Next, White points out that the partition resolution “did not grant Jews and Arabs superior political and civil rights in their own states, nor did it extend the notion to encompass Jews and Arabs who were not already living there (that is, avoiding invoking an abstract right to self-determination of Jews as an extra-territorial group)”. He has a point here, although perhaps not the one he was trying to make (surely the GA had some goal in mind when it voted for creating a “Jewish” and “Arab” state). According to the anarchic international system which prevails, state sovereignty is supreme. This is one of the reasons why so many people – including Ben White – opposed the invasion of Iraq. And, although CAMERA cite General Assembly Resolution 181 as the source of Israel’s legitimacy, the truth is that the real source is Israel’s diplomatic relations with a majority of the states in the international system, each of whom have different positions regarding the contradictions at the heart of the Israeli polity, while at the same time recognizing that those who talk about an “equal” state are really talking about a Palestinian-Arab state in place of a Jewish one. It may or may not be true that “true equality” [a slogan which White never defines]…is only realisable in a state that is based on civic peoplehood”, but there are plenty of states in the world that even one as myopic as White would acknowledge are more “unequal” than Israel, and yet he does not think that their sovereignty should be revoked.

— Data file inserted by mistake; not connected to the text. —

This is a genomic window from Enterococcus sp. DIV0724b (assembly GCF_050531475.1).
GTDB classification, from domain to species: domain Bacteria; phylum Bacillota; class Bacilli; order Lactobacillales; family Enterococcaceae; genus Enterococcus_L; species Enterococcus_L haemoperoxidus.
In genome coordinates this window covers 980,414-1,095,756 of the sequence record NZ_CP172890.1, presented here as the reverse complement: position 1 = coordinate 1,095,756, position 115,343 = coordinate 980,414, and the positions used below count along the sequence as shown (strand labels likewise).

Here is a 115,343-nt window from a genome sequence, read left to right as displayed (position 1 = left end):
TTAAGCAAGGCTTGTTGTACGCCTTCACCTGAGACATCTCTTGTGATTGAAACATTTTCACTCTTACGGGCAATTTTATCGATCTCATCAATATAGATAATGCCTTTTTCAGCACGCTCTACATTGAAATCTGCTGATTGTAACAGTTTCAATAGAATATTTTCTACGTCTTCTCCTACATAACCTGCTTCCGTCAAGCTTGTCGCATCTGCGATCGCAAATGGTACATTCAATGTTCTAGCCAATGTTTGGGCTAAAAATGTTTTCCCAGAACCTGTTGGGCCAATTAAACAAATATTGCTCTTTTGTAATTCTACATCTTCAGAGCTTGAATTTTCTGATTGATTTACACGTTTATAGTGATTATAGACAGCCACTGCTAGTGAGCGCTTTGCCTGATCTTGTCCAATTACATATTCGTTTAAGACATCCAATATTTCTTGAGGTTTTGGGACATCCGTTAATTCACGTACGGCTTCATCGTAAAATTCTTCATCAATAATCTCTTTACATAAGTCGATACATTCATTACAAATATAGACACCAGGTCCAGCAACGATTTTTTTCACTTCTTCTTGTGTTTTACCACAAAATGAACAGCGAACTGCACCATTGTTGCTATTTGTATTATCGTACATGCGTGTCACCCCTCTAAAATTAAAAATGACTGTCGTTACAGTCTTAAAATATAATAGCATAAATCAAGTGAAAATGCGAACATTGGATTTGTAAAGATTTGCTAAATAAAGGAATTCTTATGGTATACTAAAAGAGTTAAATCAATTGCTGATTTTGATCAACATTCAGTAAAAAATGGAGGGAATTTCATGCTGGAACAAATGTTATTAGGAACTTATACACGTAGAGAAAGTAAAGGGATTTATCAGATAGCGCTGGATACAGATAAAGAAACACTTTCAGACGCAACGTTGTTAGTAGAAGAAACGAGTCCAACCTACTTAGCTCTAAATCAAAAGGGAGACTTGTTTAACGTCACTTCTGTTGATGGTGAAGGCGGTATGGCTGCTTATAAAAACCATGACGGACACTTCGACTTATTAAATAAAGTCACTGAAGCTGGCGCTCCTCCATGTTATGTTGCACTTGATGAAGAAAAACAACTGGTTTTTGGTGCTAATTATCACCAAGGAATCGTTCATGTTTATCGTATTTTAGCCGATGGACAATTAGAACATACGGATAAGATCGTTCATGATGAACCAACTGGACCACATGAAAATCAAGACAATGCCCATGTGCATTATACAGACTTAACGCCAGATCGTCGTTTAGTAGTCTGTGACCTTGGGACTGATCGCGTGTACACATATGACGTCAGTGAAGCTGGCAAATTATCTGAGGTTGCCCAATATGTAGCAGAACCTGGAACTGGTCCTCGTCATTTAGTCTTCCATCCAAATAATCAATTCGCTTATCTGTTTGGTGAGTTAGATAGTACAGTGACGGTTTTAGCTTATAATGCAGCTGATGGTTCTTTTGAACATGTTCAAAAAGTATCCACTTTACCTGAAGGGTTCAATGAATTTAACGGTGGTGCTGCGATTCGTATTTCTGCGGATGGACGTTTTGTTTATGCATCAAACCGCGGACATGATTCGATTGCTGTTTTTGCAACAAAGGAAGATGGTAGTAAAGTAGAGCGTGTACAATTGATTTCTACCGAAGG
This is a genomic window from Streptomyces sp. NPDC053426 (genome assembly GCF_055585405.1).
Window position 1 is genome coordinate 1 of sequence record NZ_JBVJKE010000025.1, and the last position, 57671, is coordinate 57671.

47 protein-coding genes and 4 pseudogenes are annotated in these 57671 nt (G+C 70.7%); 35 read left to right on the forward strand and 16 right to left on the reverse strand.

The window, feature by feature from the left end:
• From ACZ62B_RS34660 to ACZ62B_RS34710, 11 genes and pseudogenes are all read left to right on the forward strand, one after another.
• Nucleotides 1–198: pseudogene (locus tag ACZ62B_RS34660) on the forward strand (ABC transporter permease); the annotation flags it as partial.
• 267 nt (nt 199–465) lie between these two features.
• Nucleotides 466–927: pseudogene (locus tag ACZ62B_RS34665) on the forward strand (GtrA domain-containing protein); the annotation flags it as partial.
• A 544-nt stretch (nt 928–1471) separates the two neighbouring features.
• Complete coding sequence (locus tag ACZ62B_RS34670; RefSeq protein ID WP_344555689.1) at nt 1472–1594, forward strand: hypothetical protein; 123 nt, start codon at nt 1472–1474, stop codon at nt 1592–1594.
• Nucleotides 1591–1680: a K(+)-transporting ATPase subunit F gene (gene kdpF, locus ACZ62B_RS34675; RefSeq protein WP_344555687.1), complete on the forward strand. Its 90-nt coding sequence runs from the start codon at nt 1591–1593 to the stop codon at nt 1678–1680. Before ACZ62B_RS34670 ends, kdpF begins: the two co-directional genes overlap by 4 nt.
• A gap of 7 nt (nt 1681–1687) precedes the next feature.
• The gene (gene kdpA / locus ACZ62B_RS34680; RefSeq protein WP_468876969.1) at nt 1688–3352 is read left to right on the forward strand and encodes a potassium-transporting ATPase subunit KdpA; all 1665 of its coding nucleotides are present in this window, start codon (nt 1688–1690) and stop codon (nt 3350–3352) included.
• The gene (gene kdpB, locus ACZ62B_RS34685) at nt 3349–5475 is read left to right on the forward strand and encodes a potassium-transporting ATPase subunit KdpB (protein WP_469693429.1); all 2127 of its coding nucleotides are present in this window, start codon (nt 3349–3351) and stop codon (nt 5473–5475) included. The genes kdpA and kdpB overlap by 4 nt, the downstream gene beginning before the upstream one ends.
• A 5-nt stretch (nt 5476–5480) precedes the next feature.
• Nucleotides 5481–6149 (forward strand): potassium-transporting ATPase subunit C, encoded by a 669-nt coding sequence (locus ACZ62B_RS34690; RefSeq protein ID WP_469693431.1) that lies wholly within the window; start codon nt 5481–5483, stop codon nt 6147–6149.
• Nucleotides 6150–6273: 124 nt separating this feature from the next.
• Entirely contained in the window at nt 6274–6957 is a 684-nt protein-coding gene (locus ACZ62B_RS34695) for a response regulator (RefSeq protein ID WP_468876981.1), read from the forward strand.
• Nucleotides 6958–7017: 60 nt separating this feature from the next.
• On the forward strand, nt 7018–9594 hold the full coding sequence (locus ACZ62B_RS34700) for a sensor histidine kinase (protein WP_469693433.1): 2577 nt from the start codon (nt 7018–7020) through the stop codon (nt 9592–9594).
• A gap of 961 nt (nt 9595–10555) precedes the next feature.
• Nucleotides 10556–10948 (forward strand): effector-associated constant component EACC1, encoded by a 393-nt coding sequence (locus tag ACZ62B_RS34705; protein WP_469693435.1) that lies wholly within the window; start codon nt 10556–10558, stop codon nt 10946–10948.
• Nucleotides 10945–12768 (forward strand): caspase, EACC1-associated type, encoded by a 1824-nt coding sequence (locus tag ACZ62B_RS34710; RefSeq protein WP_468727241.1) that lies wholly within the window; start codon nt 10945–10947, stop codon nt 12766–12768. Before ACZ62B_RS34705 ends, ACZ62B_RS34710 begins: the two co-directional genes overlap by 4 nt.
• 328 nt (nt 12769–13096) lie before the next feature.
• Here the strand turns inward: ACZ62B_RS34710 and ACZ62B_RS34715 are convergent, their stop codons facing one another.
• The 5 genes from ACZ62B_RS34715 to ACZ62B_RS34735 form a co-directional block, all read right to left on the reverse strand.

White then claims that the following sentence would be impossible if France was replaced with Israel and French with Jewish: “France is the state of the French, every French person is a citizen of France and all citizens of France are French.” What if Israel had been called Jewland? Would that solve the problem? The anomaly emerges because the Diaspora preceded the modern nation-state; it certain makes Israel rather unique. But being rather unique is not a crime; nor does Israeli exceptionalism justify its elimination.

Finally, this visionary of coexistence reveals his true animus: ‘Self-determination…does not give permission for an American Jew to go and live on the land of a Palestinian who is legally barred from returning home on the ground s/he is not Jewish.” If he’s referring to ‘Israel-proper’, this simply isn’t true. Ben White can say “international law” until the cows come home; the above statement remains merely an assertion based on his presumptions and whims. The international consensus continues to hold that there will be a “Jewish” state and a “Palestinian” state, side-by-side, that the societal culture of the Jewish state will be “Jewish” and the societal culture of the Palestinian state will be “Palestinian”, and that the descendants of Palestinian refugees who want to return will do so to land that stands between 10 and 100 miles from where their ancestral villages once stood. Mr. White is entitled, of course, to state his ideals, but it is disingenuous in the extreme to pretend that they are normative.